It is never a good idea to diagnose or treat a dog with a broken leg at home. Broken legs are serious and, if not treated properly, can put your dog's future mobility and even life in jeopardy. Most breaks happen through trauma. This can happen if your dog is hit by a car, falls or jumps from a high place. You may not even know your dog has had an accident. If you suspect a broken leg in your dog, consult your veterinarian right away.
A broken leg in your dog can be serious. If left untreated, a broken leg can heal wrong or not heal at all, leaving your pet crippled for life. Broken legs can also lead to life-threatening complications like bacterial infections. If infection sets in that can lead to gang green. Gang green is when an infection moves into the blood stream. The prognosis is not good if your dog gets gang green. Not only can he lose the leg, but gang green is often fatal. Broken legs are painful and your dog will struggle to move.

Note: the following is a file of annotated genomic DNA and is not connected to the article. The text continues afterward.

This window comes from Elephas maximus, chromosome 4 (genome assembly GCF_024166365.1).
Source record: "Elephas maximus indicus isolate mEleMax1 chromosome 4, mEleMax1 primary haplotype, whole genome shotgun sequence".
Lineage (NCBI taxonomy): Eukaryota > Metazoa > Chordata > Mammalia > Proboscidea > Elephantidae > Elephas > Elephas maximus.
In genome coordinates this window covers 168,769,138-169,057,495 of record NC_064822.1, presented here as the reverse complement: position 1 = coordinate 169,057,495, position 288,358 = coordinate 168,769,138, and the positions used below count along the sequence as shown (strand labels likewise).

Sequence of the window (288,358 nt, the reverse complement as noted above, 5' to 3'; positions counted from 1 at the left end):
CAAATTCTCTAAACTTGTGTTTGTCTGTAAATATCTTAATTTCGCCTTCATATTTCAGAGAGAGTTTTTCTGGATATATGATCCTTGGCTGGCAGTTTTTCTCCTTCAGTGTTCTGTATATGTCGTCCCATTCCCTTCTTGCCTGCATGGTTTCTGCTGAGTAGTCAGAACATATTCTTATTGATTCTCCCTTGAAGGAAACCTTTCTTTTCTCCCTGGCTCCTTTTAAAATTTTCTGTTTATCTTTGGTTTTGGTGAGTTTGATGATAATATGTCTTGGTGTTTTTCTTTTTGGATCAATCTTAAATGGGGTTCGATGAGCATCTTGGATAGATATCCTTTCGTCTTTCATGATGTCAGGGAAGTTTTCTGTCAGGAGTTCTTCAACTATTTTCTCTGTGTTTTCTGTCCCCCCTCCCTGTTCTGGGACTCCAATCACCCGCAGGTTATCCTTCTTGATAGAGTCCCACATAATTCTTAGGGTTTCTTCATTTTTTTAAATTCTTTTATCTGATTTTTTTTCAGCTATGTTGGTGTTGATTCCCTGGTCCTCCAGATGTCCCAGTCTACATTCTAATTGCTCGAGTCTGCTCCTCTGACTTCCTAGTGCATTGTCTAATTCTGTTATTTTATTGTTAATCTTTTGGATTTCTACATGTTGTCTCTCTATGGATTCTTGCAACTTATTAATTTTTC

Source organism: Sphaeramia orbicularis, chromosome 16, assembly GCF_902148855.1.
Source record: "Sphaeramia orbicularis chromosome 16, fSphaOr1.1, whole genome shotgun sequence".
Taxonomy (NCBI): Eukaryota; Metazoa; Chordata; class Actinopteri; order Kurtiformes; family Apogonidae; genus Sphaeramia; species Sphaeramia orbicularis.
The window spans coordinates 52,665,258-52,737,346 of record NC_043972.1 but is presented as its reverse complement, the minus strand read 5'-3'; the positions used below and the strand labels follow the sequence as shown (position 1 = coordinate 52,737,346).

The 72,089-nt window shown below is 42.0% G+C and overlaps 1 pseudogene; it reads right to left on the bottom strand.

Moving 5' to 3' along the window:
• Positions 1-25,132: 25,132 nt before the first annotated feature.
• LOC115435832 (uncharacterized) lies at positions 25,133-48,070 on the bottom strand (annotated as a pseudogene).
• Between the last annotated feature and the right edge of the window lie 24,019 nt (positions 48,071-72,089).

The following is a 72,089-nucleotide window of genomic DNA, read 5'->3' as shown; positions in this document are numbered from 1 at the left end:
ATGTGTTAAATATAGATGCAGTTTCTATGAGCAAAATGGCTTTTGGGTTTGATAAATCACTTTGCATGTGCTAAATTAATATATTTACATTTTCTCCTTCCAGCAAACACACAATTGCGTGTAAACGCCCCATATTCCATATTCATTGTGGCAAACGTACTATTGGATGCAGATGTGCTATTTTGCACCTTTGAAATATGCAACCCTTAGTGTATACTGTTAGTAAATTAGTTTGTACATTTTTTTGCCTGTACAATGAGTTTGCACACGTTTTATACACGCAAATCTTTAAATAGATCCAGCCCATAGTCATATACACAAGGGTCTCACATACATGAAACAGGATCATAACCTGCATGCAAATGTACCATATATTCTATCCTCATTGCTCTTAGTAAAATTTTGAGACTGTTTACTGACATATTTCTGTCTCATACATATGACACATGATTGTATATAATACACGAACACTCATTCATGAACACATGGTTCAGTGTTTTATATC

Some of the visible signs of a broken leg are not that much different in dogs than in people. You may notice swelling or bleeding. The leg will swell around the break. This could be minor swelling or swelling to the point the leg is unrecognisable as a leg. The trauma that caused the break may have left an open wound. Your dog may not be able to support her weight on the broken leg. She will hold it off the floor and hop around on three legs. The leg may appear visually misshapen or out-of-place.
You might notice a change in your dog's behaviour. He may not want to be touched or petted. He may want to lay around and lick his leg. The leg may be numb, and your dog may not respond to stimuli like pinching or poking the leg. Your dog may become aggressive or snarly if you attempt to touch or move the leg.
A lot of people believe a broken leg can be detected by simply trying to bend the leg at the suspected break. The idea is that if the leg is broke the bone will "bend." That is not the case. In fact, most broken bones are fractures that do not go all the way through the bone. Attempting to bend the leg will not only be painful for your dog but you may make the fracture worse.
If your dog has had an accident, and you suspect a broken leg, call your veterinarian. The only way to truly diagnose a break or fracture is to have an X-ray. Trauma and broken legs can send your dog into shock. Shock can be fatal and needs immediate veterinary treatment. Symptoms of shock include white gums, rapid but weak pulse, rapid breathing and convulsions. If your dog displays any of these symptoms, get him to a veterinarian right away.